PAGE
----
Regardless of the potential contentiousness of studies that purport to show that SSRIs are cost-effective as a first-line therapy for depression, as a practical matter, physicians are voting for SSRIs with their prescriptions. For example, in a survey of Maryland family physicians, SSRIs were the most commonly mentioned first-line drugs for treating depression in older patients.8 Evidence is strong that TCAs are as efficacious as SSRIs for the treatment of depression among patients who are able to reach and maintain a therapeutic dose (60%-70% response). However, SSRIs seem to offer some advantages related to tolerance of adverse effects, ease of dosing, and diminished danger of toxic effects in the event of a suicide attempt.

But now cost enters the picture, and physicians might take some comfort from studies like that of Simon and colleagues.2 For patients in managed care, choice may be restricted by fiat to use TCAs first. It might be that a patient's unpleasant experience with a TCA leads to reluctance to taking any antidepressant drug, but the good news is that the study by Simon et al does not provide any evidence that this occurs (initial use of a TCA did not result in diminished proportions of patients who took some form of antidepressant drug during follow-up). In the big picture, the evidence suggests that makers of managed care prescription policy should permit physicians to prescribe SSRIs as the initial medication if indicated, knowing that, when all medical care costs are included, SSRIs seem to be cost-effective. On the other hand, for the elderly with Medicare or for other patients, prescriptions are an out-of-pocket expense. In that case, the cost of the antidepressant drug alone may become a major consideration, hence my question, "Same bang for whose buck?" The potential savings to the health care system may not be compelling for the elderly or others who are not able to afford the medication.

This editorial began by drawing a distinction between efficacy and effectiveness research. It is useful to close by reiterating some principles of patient education to make our prescribing of antidepressant medications more effective: (1) the medication will take at least 2 to 4 weeks to work, (2) consider what adverse effects may occur, (3) the patient must continue taking the medication, even if he or she is feeling better, and (4) consider what to do if questions come up while taking the medication.9 Each component has been found to increase adherence to therapy and may be most easily incorporated into care through the use of printed materials such as the patient brochure of the Agency for Health Care Policy and Research Depression Guideline Panel.10-11

Research on mental disturbances in primary care settings continues to grow, as evidenced by presentations during the past 12 years at the Annual National Institute of Mental Health International Research Conference on Mental Health Problems in the General Health Care Sector. Studying how to improve mental health care from the perspective of family physicians means that family physicians will need to vigorously participate in every phase of the research process12-14 to ensure that research on effectiveness is most informative for practitioners.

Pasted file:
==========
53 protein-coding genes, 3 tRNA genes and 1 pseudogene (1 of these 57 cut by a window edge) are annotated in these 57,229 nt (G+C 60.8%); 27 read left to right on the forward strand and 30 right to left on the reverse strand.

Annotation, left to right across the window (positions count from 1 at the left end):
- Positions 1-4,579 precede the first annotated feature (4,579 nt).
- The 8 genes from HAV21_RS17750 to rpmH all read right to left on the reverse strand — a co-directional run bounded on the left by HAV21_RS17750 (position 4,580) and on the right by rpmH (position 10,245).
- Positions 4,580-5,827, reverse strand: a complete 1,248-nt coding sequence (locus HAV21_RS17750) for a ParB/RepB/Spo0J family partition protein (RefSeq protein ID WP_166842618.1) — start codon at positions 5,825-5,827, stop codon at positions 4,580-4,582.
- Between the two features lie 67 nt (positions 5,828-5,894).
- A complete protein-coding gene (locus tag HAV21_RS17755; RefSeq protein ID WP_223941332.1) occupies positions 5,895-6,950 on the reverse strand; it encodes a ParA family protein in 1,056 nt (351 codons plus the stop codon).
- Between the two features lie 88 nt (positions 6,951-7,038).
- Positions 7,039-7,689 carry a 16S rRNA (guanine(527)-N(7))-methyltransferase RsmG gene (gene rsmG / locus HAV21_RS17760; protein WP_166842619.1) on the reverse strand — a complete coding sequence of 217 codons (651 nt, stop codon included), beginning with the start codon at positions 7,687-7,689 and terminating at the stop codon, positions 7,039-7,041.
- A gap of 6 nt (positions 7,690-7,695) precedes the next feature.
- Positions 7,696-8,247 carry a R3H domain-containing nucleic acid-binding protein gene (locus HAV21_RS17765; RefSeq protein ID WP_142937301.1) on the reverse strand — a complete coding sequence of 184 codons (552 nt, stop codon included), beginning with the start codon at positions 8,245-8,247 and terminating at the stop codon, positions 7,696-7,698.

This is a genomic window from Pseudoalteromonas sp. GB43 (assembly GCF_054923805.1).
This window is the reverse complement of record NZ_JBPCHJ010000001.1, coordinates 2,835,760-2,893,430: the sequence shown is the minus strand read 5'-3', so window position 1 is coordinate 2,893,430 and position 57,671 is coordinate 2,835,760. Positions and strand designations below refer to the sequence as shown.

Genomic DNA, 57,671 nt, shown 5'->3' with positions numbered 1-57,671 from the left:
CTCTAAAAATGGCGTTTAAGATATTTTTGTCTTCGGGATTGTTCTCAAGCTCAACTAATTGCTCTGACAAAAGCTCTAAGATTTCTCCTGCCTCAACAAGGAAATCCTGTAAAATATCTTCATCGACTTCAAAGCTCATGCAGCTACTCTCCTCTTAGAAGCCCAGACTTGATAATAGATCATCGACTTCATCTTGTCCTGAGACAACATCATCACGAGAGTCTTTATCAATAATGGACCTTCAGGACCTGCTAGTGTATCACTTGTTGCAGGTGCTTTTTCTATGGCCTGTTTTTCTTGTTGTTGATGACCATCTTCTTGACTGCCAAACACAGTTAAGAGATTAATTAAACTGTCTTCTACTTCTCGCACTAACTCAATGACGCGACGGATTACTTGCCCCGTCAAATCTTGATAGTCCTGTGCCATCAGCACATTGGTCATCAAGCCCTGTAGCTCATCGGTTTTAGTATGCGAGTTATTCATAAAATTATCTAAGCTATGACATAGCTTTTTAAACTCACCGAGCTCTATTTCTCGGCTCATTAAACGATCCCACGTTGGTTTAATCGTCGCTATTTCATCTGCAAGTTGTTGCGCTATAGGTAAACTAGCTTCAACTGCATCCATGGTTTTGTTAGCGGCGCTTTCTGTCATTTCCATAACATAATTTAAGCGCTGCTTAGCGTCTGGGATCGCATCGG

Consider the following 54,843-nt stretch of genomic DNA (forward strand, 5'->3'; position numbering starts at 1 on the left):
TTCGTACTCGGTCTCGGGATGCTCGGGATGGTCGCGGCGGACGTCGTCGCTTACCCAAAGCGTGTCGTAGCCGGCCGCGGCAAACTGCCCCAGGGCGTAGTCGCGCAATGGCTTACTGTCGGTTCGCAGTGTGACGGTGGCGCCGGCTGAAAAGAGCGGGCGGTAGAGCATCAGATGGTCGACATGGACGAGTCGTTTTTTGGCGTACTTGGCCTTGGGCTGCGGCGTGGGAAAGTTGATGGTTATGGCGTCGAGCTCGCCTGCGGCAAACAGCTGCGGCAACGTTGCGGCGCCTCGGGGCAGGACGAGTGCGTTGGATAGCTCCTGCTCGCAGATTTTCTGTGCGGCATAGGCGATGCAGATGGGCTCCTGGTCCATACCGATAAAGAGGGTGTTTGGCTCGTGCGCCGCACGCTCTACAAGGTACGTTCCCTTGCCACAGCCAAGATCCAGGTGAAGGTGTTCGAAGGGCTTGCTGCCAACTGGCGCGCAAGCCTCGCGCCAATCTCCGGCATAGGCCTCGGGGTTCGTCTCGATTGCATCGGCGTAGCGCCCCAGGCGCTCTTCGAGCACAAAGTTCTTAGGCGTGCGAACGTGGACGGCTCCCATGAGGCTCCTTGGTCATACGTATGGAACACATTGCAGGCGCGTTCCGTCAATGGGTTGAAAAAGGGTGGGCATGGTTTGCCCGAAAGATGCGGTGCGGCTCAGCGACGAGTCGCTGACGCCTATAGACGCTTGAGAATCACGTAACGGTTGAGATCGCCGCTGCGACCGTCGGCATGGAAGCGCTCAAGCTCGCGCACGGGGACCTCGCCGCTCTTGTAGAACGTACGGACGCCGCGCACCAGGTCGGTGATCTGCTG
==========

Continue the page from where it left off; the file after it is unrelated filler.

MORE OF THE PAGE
Joseph J. Gallo, MD, MPH
Department of Mental Hygiene
School of Hygiene and Public Health
The Johns Hopkins University
Baltimore, Md


1. Eisenberg L. Treating depression and anxiety in primary care: closing the gap between knowledge and practice. N Engl J Med. 1992;326:1080-1083. ISI | PUBMED
2. Simon GE, Heiligenstein J, Revicki D, et al. Long-term outcomes of initial antidepressant drug choice in a "real world" randomized trial. Arch Fam Med. 1999;8:319-325. FREE FULL TEXT
3. Anderson IM, Tomenson BM. Treatment discontinuation with selective serotonin reuptake inhibitors compared with tricyclic antidepressants: a meta-analysis. BMJ. 1995;310:1433-1438. FREE FULL TEXT
4. Montgomery SA, Kasper S. Comparison of compliance between serotonin reuptake inhibitors and tricyclic antidepressants: a meta-analysis. Int Clin Psychopharmacol. 1995;9:33-40.
5. Martin RM, Hilton SR, Kerry SM, Richards NM. General practitioners' perceptions of the tolerability of antidepressant drugs: a comparison of selective serotonin reuptake inhibitors and tricyclic antidepressants. BMJ. 1997;314:646-651. FREE FULL TEXT
6. Forder J, Kavanaugh S, Fenyo A. A comparison of the cost-effectiveness of sertraline versus tricyclic antidepressants in primary care. J Affect Disord. 1996;38:97-111. FULL TEXT | ISI | PUBMED
7. Schneider LS. Pharmacologic considerations in the treatment of late-life depression. Am J Geriatr Psychiatry. 1996;4(suppl 1):S51-S65.
8. Gallo JJ, Ryan SD, Ford DE. Attitudes, knowledge, and behavior of family physicians regarding depression in late life. Arch Fam Med. 1999;8:249-256. FREE FULL TEXT
9. Lin EH, Von Korff M, Katon W, et al. The role of the primary care physician in patients' adherence to antidepressant therapy. Med Care. 1995;33:67-74. ISI | PUBMED
10. Depression Guideline Panel. Detection and Diagnosis: Clinical Practice Guideline, Number 5. Rockville, Md: Agency for Health Care Policy and Research, US Dept of Health and Human Services, Public Health Service; 1993. AHCPR Publication 93-0550.
11. Depression Guideline Panel. Treatment of Major Depression: Clinical Practice Guideline, Number 5. Rockville, Md: Agency for Health Care Policy and Research, US Dept of Health and Human Services, Public Health Service; 1993. AHCPR Publication 93-0551.
12. Gallo JJ, Rabins PV, Iliffe S. The "research magnificent" in late life: psychiatric epidemiology and the primary health care of older adults. Int J Psychiatry Med. 1997;27:185-204. ISI | PUBMED
13. Lebowitz BD. Priorities for agenda building: mental health and primary care. J Fam Pract. 1998;47:341. ISI | PUBMED
14. Klinkman MS, Okkes I. Mental health problems in primary care: a research agenda. J Fam Pract. 1998;47:379-384. ISI | PUBMED


Long-term Outcomes of Initial Antidepressant Drug Choice in a "Real World" Randomized Trial
Gregory E. Simon, John Heiligenstein, Dennis Revicki, Michael VonKorff, Wayne J. Katon, Evette Ludman, Louis Grothaus, and Edward Wagner
Arch Fam Med. 1999;8(4):319-325.

© 1999 American Medical Association. All Rights Reserved.